1) Is it absolutely necessary to have a disk set aside as a Hot Spare in a RAID10 configuration? I know it depends on a lot of variables, and it may be cited as a "nice to have", but rather is it an unavoidable configuration necessity?

2) Can you point out the differences between using ASM with RAID10 with external redundancy vs. ASM with normal redundancy (specified with the ASM template). Is there any difference between these two options at the end of the day?

Thanks again for your valuable input

Tom Kyte
February 12, 2007 - 9:41 am UTC

1) nothing is absolutely necessary

but if you have a failure, without hot spares, you are running unprotected. You are back to a single disk.

2) There conceptually is no difference. You achieve mirroring and striping.

Qualifying the scenario further

A reader, February 27, 2007 - 2:07 am UTC

1. Given that I have 14 x 146GB SAS 15K drives to utilise, and I want to use ASM, is it reasonable to assume that I'll get 7 x 146GB in total space?

i.e. inherent 'SAME' of ASM is similar to RAID10 space usage wise.

2. Given that in order to actually connect those 14 drives I have a hardware RAID controller already, is it then preferrable to utilise this hardware's capability and let the controller do the mirroring, and let ASM only do the striping? (i.e. no failure groups)?

By preferrable, I really mean what would you choose Tom ;)

Tom Kyte
February 27, 2007 - 10:40 am UTC

1) depends

you can use

o external redundancy - no mirroring
o normal redundancy - paired mirrors, 2 copies
o high redundancy - triple mirroring

so - which do you pick, then divide by 1, 2 or 3.

2) depends on what the raid controller does. Raid by itself does not IMPLY MEAN or DENOTE "we are protected"

and what I would choose it not relevant. For I don't have your requirements and needs. Suppose your disk were hardware raid-5. That is good read performance, so so write performance and somewhat OK protection from failure.

If I needed really good protection from failure, raid-5 might not meet my needs.

Qualifying further...

A reader, February 28, 2007 - 6:08 pm UTC

Ok, let me clarify: I'm definitely looking for RAID10 overall. My dilemma is, do I let the hardware raid controller (which can do any raid redundancy type) do the mirroring, given that I have it available to utilize... or let ASM do the striping AND mirroring?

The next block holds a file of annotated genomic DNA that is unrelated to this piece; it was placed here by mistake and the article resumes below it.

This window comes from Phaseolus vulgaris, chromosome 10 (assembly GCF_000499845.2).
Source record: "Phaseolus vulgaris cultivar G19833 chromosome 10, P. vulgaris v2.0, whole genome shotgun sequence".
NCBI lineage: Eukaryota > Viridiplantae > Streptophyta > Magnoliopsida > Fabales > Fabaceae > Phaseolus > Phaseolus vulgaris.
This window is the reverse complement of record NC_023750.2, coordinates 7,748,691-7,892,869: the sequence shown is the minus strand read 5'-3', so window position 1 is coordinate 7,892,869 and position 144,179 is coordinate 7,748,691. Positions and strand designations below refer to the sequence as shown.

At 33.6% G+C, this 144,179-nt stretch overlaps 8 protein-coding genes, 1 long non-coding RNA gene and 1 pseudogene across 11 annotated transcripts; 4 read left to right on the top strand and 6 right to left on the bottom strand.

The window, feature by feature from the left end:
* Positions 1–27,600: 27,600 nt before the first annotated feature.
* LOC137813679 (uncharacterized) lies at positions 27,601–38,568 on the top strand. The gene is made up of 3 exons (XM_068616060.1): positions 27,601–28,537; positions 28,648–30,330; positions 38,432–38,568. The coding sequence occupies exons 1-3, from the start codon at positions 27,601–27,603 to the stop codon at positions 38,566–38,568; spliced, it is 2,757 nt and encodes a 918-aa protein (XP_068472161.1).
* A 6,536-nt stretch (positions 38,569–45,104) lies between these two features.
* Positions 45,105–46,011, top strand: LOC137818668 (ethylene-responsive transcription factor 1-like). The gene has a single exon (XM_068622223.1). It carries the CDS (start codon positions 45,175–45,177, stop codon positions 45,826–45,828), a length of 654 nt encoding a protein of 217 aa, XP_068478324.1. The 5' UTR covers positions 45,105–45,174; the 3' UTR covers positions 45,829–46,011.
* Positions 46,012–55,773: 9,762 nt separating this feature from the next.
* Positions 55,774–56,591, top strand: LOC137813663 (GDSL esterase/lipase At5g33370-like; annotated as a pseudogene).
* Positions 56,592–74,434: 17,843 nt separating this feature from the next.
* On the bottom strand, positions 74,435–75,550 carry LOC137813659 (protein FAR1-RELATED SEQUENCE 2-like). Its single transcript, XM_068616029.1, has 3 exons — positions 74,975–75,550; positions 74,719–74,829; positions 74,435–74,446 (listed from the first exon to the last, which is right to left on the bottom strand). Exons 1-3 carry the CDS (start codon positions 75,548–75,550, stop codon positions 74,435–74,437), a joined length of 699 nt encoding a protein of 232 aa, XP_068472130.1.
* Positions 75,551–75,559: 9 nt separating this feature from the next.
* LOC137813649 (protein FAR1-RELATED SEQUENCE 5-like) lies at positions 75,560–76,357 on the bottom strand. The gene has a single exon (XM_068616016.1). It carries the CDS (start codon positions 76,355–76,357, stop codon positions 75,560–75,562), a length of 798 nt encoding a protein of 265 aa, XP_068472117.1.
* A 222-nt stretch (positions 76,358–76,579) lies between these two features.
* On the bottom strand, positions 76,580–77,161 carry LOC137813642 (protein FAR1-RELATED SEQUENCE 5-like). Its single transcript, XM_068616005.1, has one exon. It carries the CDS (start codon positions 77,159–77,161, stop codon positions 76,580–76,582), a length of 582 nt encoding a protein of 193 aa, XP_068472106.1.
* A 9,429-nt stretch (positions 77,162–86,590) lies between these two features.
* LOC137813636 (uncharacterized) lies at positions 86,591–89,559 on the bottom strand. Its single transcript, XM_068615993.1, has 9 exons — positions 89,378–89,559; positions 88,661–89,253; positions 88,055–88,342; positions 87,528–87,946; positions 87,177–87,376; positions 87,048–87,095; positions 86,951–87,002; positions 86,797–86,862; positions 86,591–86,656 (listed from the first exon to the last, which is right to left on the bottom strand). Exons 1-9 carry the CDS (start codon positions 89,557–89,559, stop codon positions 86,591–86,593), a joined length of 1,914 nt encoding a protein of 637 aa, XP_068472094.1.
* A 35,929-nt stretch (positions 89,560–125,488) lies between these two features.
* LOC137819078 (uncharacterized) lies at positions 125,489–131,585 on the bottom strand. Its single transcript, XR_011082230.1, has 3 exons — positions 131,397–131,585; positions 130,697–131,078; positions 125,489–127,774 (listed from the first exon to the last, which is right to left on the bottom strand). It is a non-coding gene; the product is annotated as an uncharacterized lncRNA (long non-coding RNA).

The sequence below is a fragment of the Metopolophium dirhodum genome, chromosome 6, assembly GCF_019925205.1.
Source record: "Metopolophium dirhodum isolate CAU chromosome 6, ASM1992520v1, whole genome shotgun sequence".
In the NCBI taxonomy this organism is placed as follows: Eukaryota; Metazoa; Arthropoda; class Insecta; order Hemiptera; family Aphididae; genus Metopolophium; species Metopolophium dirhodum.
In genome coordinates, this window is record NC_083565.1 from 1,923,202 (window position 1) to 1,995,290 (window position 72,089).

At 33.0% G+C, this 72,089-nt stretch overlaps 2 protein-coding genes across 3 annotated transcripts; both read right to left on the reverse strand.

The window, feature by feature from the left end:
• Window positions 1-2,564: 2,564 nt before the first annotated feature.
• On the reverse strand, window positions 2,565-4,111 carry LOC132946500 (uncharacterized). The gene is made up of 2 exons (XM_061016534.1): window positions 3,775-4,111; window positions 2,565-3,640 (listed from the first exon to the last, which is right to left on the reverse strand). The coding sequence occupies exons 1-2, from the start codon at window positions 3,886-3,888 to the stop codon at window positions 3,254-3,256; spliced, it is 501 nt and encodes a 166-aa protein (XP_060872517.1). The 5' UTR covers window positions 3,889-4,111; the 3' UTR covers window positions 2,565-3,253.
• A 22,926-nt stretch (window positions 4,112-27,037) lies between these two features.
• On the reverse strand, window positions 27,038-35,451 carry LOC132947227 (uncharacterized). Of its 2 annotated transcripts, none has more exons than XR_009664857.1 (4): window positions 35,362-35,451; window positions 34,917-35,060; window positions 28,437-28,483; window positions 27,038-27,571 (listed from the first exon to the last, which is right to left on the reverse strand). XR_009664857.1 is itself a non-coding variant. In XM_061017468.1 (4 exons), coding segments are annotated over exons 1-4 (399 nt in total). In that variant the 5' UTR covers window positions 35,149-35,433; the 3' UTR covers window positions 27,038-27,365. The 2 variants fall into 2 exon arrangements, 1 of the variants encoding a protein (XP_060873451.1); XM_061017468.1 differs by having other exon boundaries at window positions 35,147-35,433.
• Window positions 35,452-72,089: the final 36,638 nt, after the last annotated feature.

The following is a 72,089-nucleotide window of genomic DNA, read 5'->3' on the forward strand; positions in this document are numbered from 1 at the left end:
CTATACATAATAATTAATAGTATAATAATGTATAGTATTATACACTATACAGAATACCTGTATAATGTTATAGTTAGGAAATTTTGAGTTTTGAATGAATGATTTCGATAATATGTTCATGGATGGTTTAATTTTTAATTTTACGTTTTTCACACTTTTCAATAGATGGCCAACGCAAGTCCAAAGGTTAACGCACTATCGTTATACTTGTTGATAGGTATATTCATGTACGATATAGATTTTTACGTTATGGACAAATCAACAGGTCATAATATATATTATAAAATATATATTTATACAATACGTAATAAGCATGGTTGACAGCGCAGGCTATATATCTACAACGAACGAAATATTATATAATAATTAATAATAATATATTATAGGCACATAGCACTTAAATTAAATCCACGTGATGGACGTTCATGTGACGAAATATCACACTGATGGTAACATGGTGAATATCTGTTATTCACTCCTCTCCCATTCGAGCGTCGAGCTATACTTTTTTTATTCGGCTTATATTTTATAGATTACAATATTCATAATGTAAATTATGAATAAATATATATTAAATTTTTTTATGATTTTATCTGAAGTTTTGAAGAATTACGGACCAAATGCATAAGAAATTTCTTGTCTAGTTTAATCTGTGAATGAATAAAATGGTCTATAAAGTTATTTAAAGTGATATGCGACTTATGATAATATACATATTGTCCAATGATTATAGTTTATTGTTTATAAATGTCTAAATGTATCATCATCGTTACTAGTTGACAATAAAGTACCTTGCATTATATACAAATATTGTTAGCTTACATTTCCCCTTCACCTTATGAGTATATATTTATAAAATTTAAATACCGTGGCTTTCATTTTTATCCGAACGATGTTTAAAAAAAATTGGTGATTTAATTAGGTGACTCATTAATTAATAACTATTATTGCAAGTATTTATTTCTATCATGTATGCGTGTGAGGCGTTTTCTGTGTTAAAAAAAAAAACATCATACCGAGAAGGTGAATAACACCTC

Tom Kyte
February 28, 2007 - 10:04 pm UTC

if you want mirrors, normal redundancy, you'll get 50% of the disk you have - yes.

ASM will always stripe
you want it to mirror as well

A reader, February 28, 2007 - 11:55 pm UTC

Thanks Tom. I'll let the hardware controller do the mirroring. I was just trying to see if you would opt for that given the same scenario (i.e. already owning the controller hardware, and already requiring overall RAID10 strategy).

hat happens when the disk that has temp fails?

Dev, April 30, 2007 - 3:40 am UTC

Hi Tom,
You said "no raid or raid 0 for temporary datafiles (used with temporary tablespaces). no raid/raid 0 is sufficient. If you lose these, who cares? You want speed on these, not reliability. If a disk fails, drop and recreate temp elsewhere."
What happens when the disk that has temp fails? Does the app that use the tablespace as temp continue functioning normally?

Tom Kyte
April 30, 2007 - 9:39 am UTC

any request that needed data

a) that was written to that disk
b) to be stored to that disk

would obviously fail at that point. You would recreate temp somewhere else so that b) is taken care of.

Things that wrote to temp and are then trying to read it back (after temp failed) will of course receive an error at that point.

Which redo log member does ARCH read

Rory Concepcion, June 14, 2007 - 3:40 am UTC

Hi Tom,

Considering that I have two members for each log group,